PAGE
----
Dora put the glass back on the table – maybe she’d try it later. Nigel didn’t approve of alcohol, and she didn’t want to upset him. Although he doesn’t approve of my choice of books, and I still read those, she thought.

Dora noticed her hands as she held the stem of the glass. The swollen knuckles and liver spots had gone, replaced by the hands of a much younger woman. She let go of the glass and examined the slender fingers. She remembered these fingers, and these hands, but she hadn’t seen them in around twenty years.

The double doors at the top of the staircase burst open, and the shrill sound of whistles filled the air. Dora looked up from her new, youthful hands to see a swarm of policemen sweep down the stairs and into the bar. They brandished batons and grabbed at collars as they went. The good time guys and gals scattered, clambering over tables and upturned chairs in their haste to escape the police.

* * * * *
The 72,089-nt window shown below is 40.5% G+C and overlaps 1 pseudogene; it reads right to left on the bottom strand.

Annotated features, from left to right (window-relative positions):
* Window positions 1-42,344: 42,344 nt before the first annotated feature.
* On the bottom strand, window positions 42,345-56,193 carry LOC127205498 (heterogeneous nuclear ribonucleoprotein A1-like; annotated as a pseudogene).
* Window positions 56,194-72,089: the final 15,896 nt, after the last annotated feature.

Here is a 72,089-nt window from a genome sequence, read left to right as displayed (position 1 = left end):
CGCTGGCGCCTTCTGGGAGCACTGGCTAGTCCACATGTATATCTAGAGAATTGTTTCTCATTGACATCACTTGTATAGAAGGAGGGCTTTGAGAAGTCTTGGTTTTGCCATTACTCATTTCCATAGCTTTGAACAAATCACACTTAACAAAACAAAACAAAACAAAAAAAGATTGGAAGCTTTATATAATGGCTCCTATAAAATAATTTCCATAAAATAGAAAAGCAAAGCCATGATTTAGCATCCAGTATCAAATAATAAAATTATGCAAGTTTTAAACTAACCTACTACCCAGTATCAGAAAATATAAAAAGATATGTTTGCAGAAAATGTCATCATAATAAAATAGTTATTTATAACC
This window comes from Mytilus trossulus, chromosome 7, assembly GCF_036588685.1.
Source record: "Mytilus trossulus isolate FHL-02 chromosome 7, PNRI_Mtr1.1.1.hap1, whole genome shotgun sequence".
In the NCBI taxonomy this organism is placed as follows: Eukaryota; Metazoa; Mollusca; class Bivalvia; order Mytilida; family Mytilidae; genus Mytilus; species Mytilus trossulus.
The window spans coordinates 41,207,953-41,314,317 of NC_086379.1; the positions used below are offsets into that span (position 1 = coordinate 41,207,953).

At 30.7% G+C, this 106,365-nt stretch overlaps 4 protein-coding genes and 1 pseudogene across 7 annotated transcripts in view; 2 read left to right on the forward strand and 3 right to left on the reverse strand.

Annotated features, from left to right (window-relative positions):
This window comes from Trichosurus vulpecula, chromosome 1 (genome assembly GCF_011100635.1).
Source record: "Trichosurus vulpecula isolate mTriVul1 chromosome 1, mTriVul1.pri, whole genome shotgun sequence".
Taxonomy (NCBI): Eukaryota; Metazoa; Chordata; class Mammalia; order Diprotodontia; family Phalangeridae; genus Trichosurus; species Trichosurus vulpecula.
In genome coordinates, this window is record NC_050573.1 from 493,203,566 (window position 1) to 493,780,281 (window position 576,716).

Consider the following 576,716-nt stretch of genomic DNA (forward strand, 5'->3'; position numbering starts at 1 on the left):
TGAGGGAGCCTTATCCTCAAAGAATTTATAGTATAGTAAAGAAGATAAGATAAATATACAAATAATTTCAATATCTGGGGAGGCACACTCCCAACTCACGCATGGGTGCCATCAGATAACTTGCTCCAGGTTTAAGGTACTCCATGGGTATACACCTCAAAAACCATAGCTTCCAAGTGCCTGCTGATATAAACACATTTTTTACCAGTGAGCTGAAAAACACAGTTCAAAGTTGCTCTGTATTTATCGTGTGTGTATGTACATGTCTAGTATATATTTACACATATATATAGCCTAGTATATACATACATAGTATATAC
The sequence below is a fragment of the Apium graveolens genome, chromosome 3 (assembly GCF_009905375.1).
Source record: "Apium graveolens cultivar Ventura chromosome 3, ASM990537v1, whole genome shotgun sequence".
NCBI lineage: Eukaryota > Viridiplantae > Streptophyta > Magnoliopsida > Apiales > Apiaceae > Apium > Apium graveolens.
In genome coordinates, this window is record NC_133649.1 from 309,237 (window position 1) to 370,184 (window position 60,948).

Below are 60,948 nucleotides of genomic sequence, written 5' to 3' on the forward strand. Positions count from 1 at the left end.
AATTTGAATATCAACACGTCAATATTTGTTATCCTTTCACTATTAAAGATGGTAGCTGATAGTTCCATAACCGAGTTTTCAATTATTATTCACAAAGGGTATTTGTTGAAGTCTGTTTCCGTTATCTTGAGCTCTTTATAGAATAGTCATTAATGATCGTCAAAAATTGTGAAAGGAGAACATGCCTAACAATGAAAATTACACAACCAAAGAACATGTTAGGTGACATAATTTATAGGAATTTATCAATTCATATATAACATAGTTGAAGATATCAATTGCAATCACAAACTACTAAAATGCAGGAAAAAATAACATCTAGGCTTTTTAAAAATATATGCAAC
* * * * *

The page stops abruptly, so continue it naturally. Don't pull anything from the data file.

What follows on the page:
“Come on, honey, seems the party’s over,” said the woman beside her. She grabbed Dora’s arm and yanked her out of her seat.

 The band cut off their song and leapt down from the stage, instruments abandoned as they joined the stampede for the stairs. A man shoved her in the back and she stumbled forward, her elbow hitting a table as she fell.

Dora blinked. She gasped to see the gaudy Miami Vice stylings of the bar, while a bad instrumental cover of Heart of Glass piped into the room from a speaker near the ceiling. She knelt on the floor several feet away from her table, her novel lying open on her seat. She looked around, but saw no sign of the jazz baby who’d pulled her to her feet. The afternoon drinkers ignored Dora completely.